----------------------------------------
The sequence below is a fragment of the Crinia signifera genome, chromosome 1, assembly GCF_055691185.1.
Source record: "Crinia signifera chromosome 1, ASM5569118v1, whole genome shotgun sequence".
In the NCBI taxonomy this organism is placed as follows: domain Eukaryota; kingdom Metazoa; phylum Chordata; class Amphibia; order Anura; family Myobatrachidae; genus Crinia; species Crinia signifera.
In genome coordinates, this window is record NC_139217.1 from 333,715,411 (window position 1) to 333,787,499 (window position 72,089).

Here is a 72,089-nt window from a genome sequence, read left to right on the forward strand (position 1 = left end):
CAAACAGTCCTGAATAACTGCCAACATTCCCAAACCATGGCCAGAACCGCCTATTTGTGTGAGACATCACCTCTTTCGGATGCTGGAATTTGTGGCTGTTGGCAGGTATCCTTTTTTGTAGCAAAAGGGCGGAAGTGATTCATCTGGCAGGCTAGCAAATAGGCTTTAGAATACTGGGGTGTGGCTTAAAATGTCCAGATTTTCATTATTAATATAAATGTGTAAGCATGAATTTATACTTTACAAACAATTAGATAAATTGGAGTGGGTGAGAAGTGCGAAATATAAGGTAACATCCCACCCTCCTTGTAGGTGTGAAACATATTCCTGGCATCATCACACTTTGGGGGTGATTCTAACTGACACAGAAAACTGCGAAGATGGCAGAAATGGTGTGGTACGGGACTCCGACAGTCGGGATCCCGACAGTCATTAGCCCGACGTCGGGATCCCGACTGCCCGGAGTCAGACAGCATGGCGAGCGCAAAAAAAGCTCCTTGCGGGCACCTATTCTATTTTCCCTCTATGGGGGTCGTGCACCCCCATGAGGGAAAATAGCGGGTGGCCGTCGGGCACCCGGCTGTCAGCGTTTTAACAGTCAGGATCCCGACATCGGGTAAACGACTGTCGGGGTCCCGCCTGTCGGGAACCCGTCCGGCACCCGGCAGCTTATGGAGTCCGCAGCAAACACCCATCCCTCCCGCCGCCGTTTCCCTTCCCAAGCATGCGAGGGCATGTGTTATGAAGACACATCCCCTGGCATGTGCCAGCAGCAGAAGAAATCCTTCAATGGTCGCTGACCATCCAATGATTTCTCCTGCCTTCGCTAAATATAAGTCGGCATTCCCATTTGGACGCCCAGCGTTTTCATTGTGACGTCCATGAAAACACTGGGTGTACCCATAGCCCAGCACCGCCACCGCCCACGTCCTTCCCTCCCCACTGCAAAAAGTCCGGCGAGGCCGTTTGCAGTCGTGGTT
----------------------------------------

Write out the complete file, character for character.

The sequence below is a fragment of the Crinia signifera genome, chromosome 1, assembly GCF_055691185.1.
Source record: "Crinia signifera chromosome 1, ASM5569118v1, whole genome shotgun sequence".
In the NCBI taxonomy this organism is placed as follows: domain Eukaryota; kingdom Metazoa; phylum Chordata; class Amphibia; order Anura; family Myobatrachidae; genus Crinia; species Crinia signifera.
In genome coordinates, this window is record NC_139217.1 from 333,715,411 (window position 1) to 333,787,499 (window position 72,089).

Here is a 72,089-nt window from a genome sequence, read left to right on the forward strand (position 1 = left end):
CAAACAGTCCTGAATAACTGCCAACATTCCCAAACCATGGCCAGAACCGCCTATTTGTGTGAGACATCACCTCTTTCGGATGCTGGAATTTGTGGCTGTTGGCAGGTATCCTTTTTTGTAGCAAAAGGGCGGAAGTGATTCATCTGGCAGGCTAGCAAATAGGCTTTAGAATACTGGGGTGTGGCTTAAAATGTCCAGATTTTCATTATTAATATAAATGTGTAAGCATGAATTTATACTTTACAAACAATTAGATAAATTGGAGTGGGTGAGAAGTGCGAAATATAAGGTAACATCCCACCCTCCTTGTAGGTGTGAAACATATTCCTGGCATCATCACACTTTGGGGGTGATTCTAACTGACACAGAAAACTGCGAAGATGGCAGAAATGGTGTGGTACGGGACTCCGACAGTCGGGATCCCGACAGTCATTAGCCCGACGTCGGGATCCCGACTGCCCGGAGTCAGACAGCATGGCGAGCGCAAAAAAAGCTCCTTGCGGGCACCTATTCTATTTTCCCTCTATGGGGGTCGTGCACCCCCATGAGGGAAAATAGCGGGTGGCCGTCGGGCACCCGGCTGTCAGCGTTTTAACAGTCAGGATCCCGACATCGGGTAAACGACTGTCGGGGTCCCGCCTGTCGGGAACCCGTCCGGCACCCGGCAGCTTATGGAGTCCGCAGCAAACACCCATCCCTCCCGCCGCCGTTTCCCTTCCCAAGCATGCGAGGGCATGTGTTATGAAGACACATCCCCTGGCATGTGCCAGCAGCAGAAGAAATCCTTCAATGGTCGCTGACCATCCAATGATTTCTCCTGCCTTCGCTAAATATAAGTCGGCATTCCCATTTGGACGCCCAGCGTTTTCATTGTGACGTCCATGAAAACACTGGGTGTACCCATAGCCCAGCACCGCCACCGCCCACGTCCTTCCCTCCCCACTGCAAAAAGTCCGGCGAGGCCGTTTGCAGTCGTGGTT